Whenever the NFL Draft approaches, trade rumors blare louder and louder. Right now, there is perhaps no trade rumor as loud as the Jacksonville Jaguars reportedly willing to listen to offers for their stud defensive end, Yannick Ngakoue.
But any team that wants to trade for Ngakoue is going to pay a heavy price. ESPN’s Jordan Raanan reports the Jags are seeking at least a first round pick for their stud edge rusher.
The other top pass-rushing option is Yannick Ngakoue, who desperately wants out of Jacksonville. The Jaguars are beginning discussions for Ngakoue at a first-round pick and more, according to sources.
And NFL Network’s Mike Garafolo indicates at least some preliminary talks have begun.
The #Jaguars have heard from multiple interested teams about a possible trade for DE Yannick Ngakoue, who turns 25 today. The Jags value him and won’t give him away for little return but it’ll be interesting to see how this plays out as we draw closer to the draft.— Mike Garafolo (@MikeGarafolo) March 31, 2020
Ngakoue has made no secret of the fact that he wants out of Jacksonville after a contract dispute and holdout last season.
And he’s also made it abundantly clear on his Instagram that one of the teams he would like to join is your Philadelphia Eagles, as he’s posted pictures of Reggie White and Brian Dawkins on his account over the last couple weeks (although how much of that is trolling, we don’t really know).
There is no doubt Yannick is a great player and would be a tremendous addition to the Eagles, but the price is sky high. Should Howie Roseman pull the trigger or should he stand pat? Here are the pros and cons of trading for Yannick Ngakoue, given what seems to be the current market rate for his services.
Ngakoue is just 25 years old. One would think he has at least another five or six years of elite play in front of him, and that’s on the low end, barring injury. Young star edge rushers like this don’t come around very often.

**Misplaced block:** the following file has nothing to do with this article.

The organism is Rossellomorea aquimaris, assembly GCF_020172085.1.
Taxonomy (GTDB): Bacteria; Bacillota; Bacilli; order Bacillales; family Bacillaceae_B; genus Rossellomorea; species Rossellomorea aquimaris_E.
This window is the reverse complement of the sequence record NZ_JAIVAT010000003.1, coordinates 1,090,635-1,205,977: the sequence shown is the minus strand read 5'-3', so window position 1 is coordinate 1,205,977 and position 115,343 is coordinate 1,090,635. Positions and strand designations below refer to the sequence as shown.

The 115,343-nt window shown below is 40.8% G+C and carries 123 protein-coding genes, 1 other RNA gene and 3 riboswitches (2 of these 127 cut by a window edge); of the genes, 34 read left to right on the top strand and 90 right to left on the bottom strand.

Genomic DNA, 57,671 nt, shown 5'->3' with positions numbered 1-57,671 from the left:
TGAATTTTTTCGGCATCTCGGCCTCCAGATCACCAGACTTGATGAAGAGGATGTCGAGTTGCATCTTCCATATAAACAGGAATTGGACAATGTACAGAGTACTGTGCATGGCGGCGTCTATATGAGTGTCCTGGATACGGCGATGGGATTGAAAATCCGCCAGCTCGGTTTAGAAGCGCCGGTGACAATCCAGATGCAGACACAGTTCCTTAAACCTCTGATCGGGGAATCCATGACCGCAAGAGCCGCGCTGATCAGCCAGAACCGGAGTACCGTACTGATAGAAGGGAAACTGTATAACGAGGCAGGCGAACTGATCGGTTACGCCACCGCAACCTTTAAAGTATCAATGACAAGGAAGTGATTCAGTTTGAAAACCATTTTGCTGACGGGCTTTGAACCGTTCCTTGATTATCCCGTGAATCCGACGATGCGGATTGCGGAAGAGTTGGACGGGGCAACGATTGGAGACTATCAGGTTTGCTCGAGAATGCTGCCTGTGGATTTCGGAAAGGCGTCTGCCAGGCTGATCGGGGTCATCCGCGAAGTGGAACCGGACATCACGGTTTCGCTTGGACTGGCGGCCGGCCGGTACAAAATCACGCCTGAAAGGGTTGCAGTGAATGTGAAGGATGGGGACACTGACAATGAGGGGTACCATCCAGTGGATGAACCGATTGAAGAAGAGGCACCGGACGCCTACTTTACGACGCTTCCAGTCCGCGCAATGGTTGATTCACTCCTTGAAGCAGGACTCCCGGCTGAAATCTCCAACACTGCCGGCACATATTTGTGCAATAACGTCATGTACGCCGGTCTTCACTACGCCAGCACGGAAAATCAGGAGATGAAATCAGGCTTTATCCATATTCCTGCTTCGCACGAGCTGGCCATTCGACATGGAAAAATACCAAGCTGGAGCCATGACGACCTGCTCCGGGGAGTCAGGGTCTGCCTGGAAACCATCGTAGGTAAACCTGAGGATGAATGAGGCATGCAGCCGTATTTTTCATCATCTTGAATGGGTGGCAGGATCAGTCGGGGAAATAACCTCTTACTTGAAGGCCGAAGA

He’s a stud. I mean, just look at this guy.
Was just doing some research on Yannick Ngakoue and came across this: Of the 12 defensive touchdowns the Jaguars have scored since 2016, Ngakoue is directly responsible for five: a pick six, a fumble return, and three forced fumbles on sacks that other players recovered for TDs.— Michael DiRocco (@ESPNdirocco) March 6, 2020
He’s never had a season in which he’s totaled less than eight sacks, and has forced at least four fumbles in three out of his four seasons as a pro. He’s had 13 tackles for loss each of the last two seasons, so he’s strong in the run game, too.
He would give the Eagles the best defensive line in the NFL. Combining Ngakoue with Brandon Graham and Derek Barnett on the edges, as well as Fletcher Cox, a healthy Malik Jackson and new addition Javon Hargrave in the middle, the Birds would have their best pass rush since the Buddy Ryan days of Reggie, Clyde Simmons, Jerome Brown and Mike Pitts.
It would cover up deficiencies elsewhere in the defense. If the Eagles are overwhelming offensive lines and opposing quarterbacks with their pass rush, it would make improving at safety and linebacker less important, allowing the Birds to potentially focus on needs on the offensive side of the ball.